“Don’t Let Fear Dictate Your Decisions”: How Boot Camp Helped This Learner Land a New Role

Sang Ra

Sang Ra started each day at 4:45 a.m. to get to his job at Amazon by 5:30. After working a full shift, he’d race home, frantically trying to beat traffic so he could begin his boot camp classes for the evening. Sometimes, he even tuned into class virtually from his phone during the ride. 

Sang studied political science in college and began working in supply chain logistics upon graduation. He worked at LaGuardia Airport in construction logistics for about a year before landing a job with Amazon.

While working in Amazon’s fulfillment office, Sang realized he wanted to get involved in technical project management. 

Eager to develop relevant technical skills, he enrolled in Columbia Engineering Tech Project Management Boot Camp — and didn’t look back.

Overcoming initial obstacles

Since Columbia University is located in New York, virtual classes were held on east coast time — but Sang lives in Alabama so the two-hour time difference posed a small hurdle.

“Working full-time and doing the boot camp full-time wasn’t easy,” explained Sang. “We had to complete group projects in teams, and coordinating times to meet was the biggest barrier.”

Looking back, Sang views this obstacle as a valuable learning experience. It felt like a real-world situation, where he was working with different schedules, personality types, leadership styles, and varying levels of technical skills.

“We had to consider these factors while we managed projects from start to finish,” he said. “My peers had a lot of resources we could pull from, unlike myself. I came from a non-tech background, and many of my peers were coming from a tech background. So we had to recognize those differences up front.” 

Landing a new job at Amazon

Toward the end of the boot camp, many learners were beginning to send out job applications — but not Sang. His resume is tailored specifically to Amazon.

“Instead of creating a formal resume and blasting it out to different companies, I was networking within Amazon,” he explained. “I had an informal video conference with a hiring manager to see if I was the right fit for certain roles, and then we went from there.”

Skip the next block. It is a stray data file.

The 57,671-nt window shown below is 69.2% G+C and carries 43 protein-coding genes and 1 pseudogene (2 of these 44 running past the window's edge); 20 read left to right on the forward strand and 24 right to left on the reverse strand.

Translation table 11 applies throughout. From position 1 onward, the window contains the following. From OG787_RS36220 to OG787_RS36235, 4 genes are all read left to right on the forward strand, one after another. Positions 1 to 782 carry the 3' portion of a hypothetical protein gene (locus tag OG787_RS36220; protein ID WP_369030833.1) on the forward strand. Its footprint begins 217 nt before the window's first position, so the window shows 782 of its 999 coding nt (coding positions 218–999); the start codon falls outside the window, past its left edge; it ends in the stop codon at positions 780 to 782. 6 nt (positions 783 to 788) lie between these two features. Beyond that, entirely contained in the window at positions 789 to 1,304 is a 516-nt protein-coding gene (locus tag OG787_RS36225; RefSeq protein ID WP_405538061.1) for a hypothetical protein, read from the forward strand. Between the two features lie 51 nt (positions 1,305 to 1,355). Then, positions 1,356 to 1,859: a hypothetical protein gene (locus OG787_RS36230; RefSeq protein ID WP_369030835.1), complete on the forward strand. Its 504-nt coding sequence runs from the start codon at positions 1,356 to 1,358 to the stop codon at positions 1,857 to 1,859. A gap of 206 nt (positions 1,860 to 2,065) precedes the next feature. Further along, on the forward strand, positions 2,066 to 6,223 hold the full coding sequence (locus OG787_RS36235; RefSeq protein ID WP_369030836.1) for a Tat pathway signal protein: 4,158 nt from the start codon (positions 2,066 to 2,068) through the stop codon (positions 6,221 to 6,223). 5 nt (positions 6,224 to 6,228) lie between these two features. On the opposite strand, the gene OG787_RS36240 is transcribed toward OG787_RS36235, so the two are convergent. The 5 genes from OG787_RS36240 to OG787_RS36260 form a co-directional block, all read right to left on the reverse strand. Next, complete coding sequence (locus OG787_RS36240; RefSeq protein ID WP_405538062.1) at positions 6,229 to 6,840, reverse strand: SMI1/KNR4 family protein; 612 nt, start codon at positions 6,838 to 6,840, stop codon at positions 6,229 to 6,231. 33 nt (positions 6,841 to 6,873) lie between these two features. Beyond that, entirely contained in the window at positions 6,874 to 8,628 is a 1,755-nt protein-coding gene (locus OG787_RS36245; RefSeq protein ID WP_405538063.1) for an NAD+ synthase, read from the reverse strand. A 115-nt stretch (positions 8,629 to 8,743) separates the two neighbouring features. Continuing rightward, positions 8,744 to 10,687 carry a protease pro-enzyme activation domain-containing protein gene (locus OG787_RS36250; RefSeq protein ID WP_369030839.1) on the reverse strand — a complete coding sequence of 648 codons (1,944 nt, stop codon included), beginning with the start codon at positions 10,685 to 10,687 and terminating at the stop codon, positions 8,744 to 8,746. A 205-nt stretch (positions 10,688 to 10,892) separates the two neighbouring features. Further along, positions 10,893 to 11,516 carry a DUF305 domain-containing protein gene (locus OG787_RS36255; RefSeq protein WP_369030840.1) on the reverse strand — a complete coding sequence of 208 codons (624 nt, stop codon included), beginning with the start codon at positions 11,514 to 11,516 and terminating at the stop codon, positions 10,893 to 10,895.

Throughout the process, Sang was continually impressed by Amazon’s dedication to learning and development. “Amazon hires the best and trains the best,” he said. “Some of the people I work under have been in the business for longer than I’ve even been alive, and that speaks to the kind of leadership, experience, and industry knowledge they’re bringing to the table.”

Sang recently had back surgery, which has prevented him from returning to work since finishing the boot camp. Despite this medical roadblock, he’s eager to jump into a new tech project management role once he’s cleared to do so.

“I told my senior team that I plan on leaving supply chain logistics and transitioning to project management. As soon as they heard the news, they put me in charge of all of the specific projects currently being worked on,” he said. “It’s a cool opportunity I’ve been able to have since finishing the boot camp.”

Having secured a new role, Sang now has one piece of advice for others attempting to do the same: don’t doubt yourself. 

“I’ve dropped out of college three times. I was a blue-collar, commercial fisherman for three years before I made the decision to transition. I joined the Army, and I never thought school would be a reality for me — until I decided to just do it,” he said. “Don’t let fear dictate your decisions.”

Interested in making a career shift into tech? Explore Columbia Engineering Boot Camps in tech project management, coding, cybersecurity, and more.

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